Sol LeWitt (1928-2007) is regarded as a founder of both Minimal and Conceptual art. His prolific two and three-dimensional oeuvre includes wall drawings (over 1200 of which have been executed), hundreds of works on paper, and structures in the form of towers, pyramids, geometric forms, and progressions. He’s also known for his postcard correspondence with famous contemporaries such as Eva Hesse and On Kawara.
For his Emblemata series of monotypes from 2000, LeWitt experimented with yet another medium: the book. Maurizio Londei of the Italian imprint Edizioni Essegi challenged LeWitt and other artistic titans, such as Richard Long and Pier Paolo Calzolari, to “transpose their emblematic essence” into print portfolios. The idea was for the artist to create an “ideal volume” that could serve as a direct conduit between artist and viewer, passing vital knowledge between them. LeWitt responded to this challenge with a series of 15 monotypes bearing his idiosyncratic two-toned palette and iconic, exuberant squiggle forms. The series doesn’t incorporate words nor is it bound, but it’s nonetheless successful as a late-career “text” bearing all the wisdom of LeWitt’s long and illustrious career. Scroll down to view prints from the series, and click here to browse all of the images. The Emblemata series is exclusively available as a complete set.
Sol LeWitt Emblemata
monotype, 11.25 x 22.37 in
“Ideas hang around images like shadows,” said Sam Francis (1923-1994). “The space at the center of these paintings is reserved for you.” The quote seems particularly apt when it comes to the abstract expressionist’s aquatint “The Five Continents in Wintertime.” Francis employs his idiosyncratic drips and splatters, but pulls back his typically vibrant palette to reflect the purple, blue and brown tones of bare branches set against winter skies. Between these cool winter “shadows,” a field of snowy white paper shows through.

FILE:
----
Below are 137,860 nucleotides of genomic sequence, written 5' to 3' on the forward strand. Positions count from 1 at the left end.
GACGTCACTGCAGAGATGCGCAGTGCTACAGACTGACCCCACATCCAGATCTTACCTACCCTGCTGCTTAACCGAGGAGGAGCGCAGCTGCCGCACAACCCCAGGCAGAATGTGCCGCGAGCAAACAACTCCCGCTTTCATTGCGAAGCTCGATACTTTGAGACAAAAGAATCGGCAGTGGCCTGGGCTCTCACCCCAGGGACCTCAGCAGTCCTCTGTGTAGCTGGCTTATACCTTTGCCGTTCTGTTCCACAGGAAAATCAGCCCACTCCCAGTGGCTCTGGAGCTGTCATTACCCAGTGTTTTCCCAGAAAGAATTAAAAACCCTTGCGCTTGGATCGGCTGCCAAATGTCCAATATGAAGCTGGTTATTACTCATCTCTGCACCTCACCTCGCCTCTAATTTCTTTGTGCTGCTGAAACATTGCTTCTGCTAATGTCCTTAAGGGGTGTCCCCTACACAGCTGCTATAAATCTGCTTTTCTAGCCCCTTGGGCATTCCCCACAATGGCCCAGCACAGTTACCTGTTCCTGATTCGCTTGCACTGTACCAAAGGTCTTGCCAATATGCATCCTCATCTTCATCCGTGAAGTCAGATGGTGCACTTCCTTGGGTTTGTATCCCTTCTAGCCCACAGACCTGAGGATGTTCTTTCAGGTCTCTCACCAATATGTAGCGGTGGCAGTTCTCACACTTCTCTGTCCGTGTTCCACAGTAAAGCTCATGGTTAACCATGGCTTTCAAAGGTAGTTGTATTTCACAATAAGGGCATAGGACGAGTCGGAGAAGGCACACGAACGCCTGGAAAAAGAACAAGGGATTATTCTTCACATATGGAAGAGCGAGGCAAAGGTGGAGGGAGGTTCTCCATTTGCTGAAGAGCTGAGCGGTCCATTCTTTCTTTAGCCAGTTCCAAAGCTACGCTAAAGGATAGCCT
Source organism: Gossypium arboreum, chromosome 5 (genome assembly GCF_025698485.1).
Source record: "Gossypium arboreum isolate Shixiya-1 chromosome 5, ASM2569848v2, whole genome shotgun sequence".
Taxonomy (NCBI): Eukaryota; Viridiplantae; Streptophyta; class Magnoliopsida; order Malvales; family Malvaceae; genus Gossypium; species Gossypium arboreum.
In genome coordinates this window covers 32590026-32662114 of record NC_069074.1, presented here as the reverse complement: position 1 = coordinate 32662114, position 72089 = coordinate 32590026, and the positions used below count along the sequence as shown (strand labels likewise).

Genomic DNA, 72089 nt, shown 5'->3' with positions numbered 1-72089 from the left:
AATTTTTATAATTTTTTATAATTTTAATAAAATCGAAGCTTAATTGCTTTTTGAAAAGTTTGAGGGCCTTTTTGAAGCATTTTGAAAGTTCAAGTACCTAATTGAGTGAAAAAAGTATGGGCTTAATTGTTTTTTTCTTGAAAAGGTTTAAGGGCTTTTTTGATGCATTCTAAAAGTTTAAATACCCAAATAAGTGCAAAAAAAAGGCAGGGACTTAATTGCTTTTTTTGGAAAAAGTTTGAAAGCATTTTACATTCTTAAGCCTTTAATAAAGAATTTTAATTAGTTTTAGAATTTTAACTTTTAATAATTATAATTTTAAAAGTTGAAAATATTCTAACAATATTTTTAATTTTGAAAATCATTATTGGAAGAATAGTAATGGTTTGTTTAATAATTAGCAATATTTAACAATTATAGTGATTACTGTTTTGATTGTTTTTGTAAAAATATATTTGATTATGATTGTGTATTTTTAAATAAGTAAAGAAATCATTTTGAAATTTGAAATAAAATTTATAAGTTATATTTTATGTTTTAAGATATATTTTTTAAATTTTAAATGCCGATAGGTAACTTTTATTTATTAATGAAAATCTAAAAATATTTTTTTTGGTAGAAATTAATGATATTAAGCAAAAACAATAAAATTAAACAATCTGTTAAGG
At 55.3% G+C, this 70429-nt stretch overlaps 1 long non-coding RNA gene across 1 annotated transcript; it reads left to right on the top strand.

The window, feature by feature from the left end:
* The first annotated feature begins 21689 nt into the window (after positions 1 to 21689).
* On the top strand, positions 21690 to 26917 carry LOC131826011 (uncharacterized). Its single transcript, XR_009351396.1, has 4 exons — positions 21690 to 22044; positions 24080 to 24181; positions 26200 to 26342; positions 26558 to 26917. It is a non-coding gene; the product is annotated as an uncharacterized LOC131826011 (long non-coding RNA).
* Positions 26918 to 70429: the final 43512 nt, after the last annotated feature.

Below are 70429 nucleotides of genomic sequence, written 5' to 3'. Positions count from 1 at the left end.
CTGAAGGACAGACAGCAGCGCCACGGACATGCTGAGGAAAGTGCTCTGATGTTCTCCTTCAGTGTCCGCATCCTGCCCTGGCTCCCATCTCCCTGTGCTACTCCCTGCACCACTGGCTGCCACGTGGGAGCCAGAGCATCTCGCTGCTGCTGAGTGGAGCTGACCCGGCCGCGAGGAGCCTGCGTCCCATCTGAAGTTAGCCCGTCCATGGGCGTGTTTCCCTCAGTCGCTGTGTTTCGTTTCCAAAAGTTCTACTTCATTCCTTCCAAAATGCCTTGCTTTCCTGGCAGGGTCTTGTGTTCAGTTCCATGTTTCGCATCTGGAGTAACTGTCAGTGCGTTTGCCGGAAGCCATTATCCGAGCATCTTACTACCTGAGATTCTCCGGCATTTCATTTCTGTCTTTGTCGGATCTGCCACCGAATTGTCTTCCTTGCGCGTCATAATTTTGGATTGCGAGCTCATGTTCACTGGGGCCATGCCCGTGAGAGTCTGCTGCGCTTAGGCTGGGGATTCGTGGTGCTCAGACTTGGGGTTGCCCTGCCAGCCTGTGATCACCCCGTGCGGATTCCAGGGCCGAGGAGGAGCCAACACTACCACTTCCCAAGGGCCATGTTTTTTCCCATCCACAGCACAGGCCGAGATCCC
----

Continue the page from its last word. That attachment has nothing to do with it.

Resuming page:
Francis was born in San Mateo, California. He was initially influenced by the work of abstract expressionists such as Mark Rothko, Arshile Gorky and Clyfford Still. While living in Paris in the 1950’s, he became associated with Tachisme. Tachisme was a reaction to cubism and is characterized by spontaneous brushwork, drips and blobs of paint straight from the tube, and sometimes scribbling reminiscent of calligraphy. Francis spent his time in Paris executing entirely monochromatic works, but his mature pieces are generally large oil paintings with splashed or splattered areas of bright contrasting color. Areas of white canvas are often left to show through, and in later works, paint is sometimes confined to the edges of the canvas. Scroll down to view “The Five Continents in Wintertime” and other works by Sam Francis.
Halloween is upon us, so we conjured a batch of spooky art from the Zane Bennett Contemporary collection. Behold Jim Dine’s raven à la Edgar Allan Poe, a spider web by Vija Celmins, a marionette masquerading as Frida Kahlo by Armond Lara, and other dark, mysterious creations. Trick or treat!